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were worn out with watching, and store and magazine had been long famine stared them in the face; exhausted; the famine was absoyet their desperate resolution lute, and women and children were never failed, and every proposal dying of starvation. Shut out from of va surrender was treated with every gleam of hope, and looking contempt. Ibrahim, who, with on the life which would be reserved all his barbarism, does not seem for themselves and their families to have delighted in blood for its in Turkish slavery, as a life not own sake, sent a summons to the worth retaining, except as an intown on the 2nd of April, offering strument of revenge, the Missoa capitulation on the garrison sur-longhites formed a resolution which rendering prisoners of war, pro- only despair could have adopted. mising to save the lives of the in- It was determined that the men habitants on their arms being able to bear arms should make : given up, and undertaking that sudden sally, and endeavour to they should be allowed to proceed force their way, sword in hand, to any part of the Turkish domi- through the besieging army. To nions which they might select. assist their project, it had been These terms were refused, either arranged, by means of secret mesfrom distrust in the good faith of sengers, that the Rumeliot troops the Egyptian commander, or, it in the mountains, and behind the may be, from a noble wish to set Turkish camp, should, at a fixed a heroic example of that total for- hour, attack it from the rear; the getfulness of self, which the love commencement of their firing was of country will sometimes inspire. to be the signal for setting fire to In the mean time, the unfortunate some houses in the town;i'while garrison was abandoned to its fate. the attention of the enemy was The commanders in the north, thus distracted, the garrison was and at Argos and Napoli, made to make a sortie, in the hope of no effort for its relief, Goura and being able to carry, in the confuFabvier were in the rear of the sion, one of the batteries on the besiegers, but were either too sea shore, and secure their pasweak, or too timid, to attempt sage. The other part of the plan even a diversion. Miaulis, indeed, was still more dreadful: the old risked his feet, and endeavoured men, the women, and children, to break through the blockade; unable to be sharers in this desbut, although the advantage was perate enterprise, and, remaining sometimes on his side, the naval defenceless in the town, certain superiority of the Turks was too only of massacre and dishonour, decided to enable him to open the prepared for voluntary death. harbour, and throw in provisions. Several parts of the works and of By the 16th of April, Ibrahim the town were undermined and had cut off every means of com- charged; there these helpless vicmunication, by mooring across the tims resolved to take their stand, harbour-rafts and flat-bottomed when stripped of their natural de boats, armed with heavy artillery; fenders ; there they were to await even :, the scanty supplies, which the entrance of the Turks, then hitherto had occasionally, stolen spring the mines, and bury them in, could no longer arrive ; every selyes, their abodes, and their ene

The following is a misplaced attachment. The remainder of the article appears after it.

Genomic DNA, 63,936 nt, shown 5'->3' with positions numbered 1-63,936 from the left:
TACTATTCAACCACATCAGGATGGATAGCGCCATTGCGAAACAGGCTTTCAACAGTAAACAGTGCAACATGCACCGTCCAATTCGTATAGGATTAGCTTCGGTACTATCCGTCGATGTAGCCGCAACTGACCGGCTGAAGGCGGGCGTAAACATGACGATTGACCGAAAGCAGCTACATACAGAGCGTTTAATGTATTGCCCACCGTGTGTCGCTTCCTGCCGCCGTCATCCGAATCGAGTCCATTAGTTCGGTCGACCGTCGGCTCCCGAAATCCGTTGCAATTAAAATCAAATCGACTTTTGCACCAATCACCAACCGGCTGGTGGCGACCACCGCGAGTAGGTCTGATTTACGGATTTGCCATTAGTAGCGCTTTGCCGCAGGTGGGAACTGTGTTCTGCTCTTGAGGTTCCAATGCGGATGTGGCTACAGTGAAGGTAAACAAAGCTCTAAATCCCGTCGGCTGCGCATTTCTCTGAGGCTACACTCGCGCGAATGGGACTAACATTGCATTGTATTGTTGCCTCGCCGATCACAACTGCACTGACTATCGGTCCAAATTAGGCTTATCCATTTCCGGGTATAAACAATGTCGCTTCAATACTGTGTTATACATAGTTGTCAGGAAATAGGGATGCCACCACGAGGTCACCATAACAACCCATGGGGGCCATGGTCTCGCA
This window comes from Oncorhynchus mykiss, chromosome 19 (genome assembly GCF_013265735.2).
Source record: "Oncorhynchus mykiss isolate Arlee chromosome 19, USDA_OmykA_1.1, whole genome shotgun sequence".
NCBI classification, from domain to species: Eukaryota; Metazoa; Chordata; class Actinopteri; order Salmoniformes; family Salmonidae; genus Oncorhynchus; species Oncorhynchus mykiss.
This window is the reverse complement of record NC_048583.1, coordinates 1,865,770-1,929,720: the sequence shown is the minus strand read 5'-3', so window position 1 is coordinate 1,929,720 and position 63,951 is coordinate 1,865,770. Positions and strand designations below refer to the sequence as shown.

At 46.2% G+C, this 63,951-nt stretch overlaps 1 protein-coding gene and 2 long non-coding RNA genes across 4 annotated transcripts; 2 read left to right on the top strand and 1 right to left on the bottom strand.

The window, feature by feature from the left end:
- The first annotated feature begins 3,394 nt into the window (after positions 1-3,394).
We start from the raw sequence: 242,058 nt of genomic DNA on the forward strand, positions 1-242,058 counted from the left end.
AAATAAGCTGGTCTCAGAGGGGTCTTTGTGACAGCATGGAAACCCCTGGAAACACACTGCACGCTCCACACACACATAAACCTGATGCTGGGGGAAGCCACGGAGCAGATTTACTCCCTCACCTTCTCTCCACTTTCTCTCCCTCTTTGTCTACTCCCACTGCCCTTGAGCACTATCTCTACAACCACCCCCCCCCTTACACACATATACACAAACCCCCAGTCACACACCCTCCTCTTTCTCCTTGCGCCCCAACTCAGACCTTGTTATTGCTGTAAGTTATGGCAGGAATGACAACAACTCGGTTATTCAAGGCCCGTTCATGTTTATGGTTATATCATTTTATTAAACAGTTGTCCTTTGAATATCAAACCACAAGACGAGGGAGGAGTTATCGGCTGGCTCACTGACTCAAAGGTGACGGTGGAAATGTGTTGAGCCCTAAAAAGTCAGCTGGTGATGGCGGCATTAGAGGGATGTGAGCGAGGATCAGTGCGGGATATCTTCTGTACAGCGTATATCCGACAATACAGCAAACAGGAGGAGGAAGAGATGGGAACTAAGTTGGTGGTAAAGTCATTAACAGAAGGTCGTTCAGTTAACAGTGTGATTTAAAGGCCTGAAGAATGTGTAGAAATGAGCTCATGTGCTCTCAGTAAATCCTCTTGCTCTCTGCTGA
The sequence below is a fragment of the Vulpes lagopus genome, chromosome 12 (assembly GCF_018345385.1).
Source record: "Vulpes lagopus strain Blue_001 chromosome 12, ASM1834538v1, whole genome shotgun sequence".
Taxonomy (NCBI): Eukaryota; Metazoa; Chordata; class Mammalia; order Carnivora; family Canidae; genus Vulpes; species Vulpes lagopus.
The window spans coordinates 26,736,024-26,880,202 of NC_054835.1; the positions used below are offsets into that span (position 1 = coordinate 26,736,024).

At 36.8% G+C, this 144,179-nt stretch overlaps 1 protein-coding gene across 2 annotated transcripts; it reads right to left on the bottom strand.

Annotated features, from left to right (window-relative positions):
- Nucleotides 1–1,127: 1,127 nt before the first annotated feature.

my, in one common destruction for themselves, I and joining KaThese resolutions were all taken, raiskaki and his Rumeliots in the and the necessary preparations mountains. The Turks, heated made, in the course of the 19th from slaughter and resistance, and 20th. On the 21st and 22nd, rushed into the defenceless town; Miaulis" made a last attempt to amid the confusion, the mines come to their 'assistance, and to were only partially sprung, and carry a vessel laden with provi- the sickening scenes of licentioussions into the harbour; but his ness and murder began. Ibrahim small fleet struggled in vain with himself bewailed the carnage which the overwhelming force of his ad- he could not restrain; many women versary, and he was reluctantly sprung into the sea, and into wells, compelled to leave this devoted with their children in their arms; handful of brave men to their fate. many more were killed by their own The execution of their design relations, as the only protection could no longer be delayed. The against the Turkish i ravisher. Rumeliots made the preconcerted Among the slain was Noto Bozzaattack on the rear of the Turks ris, the commander of the town, on the 22nd of April, but a de- an old man of seventy-six, who serter from the town had revealed had refused to depart, declaring the plan to the enemy, who in con- that he considered himself the sequence re-inforced their posts, cause of all their misfortunes, to keep the Rumeliots in check, since it was by his advice that and beset every avenue by which they had rejected every offer of the besieged might be expected capitulation. A band of about to issue forth. - When, therefore, one hundred and thirty ment for the garrison, having taken leave tified themselves in a house, and of their families, for whom - not defended it during the whole of even a chance remained, and the following day, till, when about received from their bishop the to be overpowered, texhausted by blessing and the absolution of fatigue and hunger, they blew up heaven, sallied out to the attack, themselves and their assailants. instead of falling unexpectedly So obstinate was the confliet sat upon an unprepared adversary, the works, and so ruthless was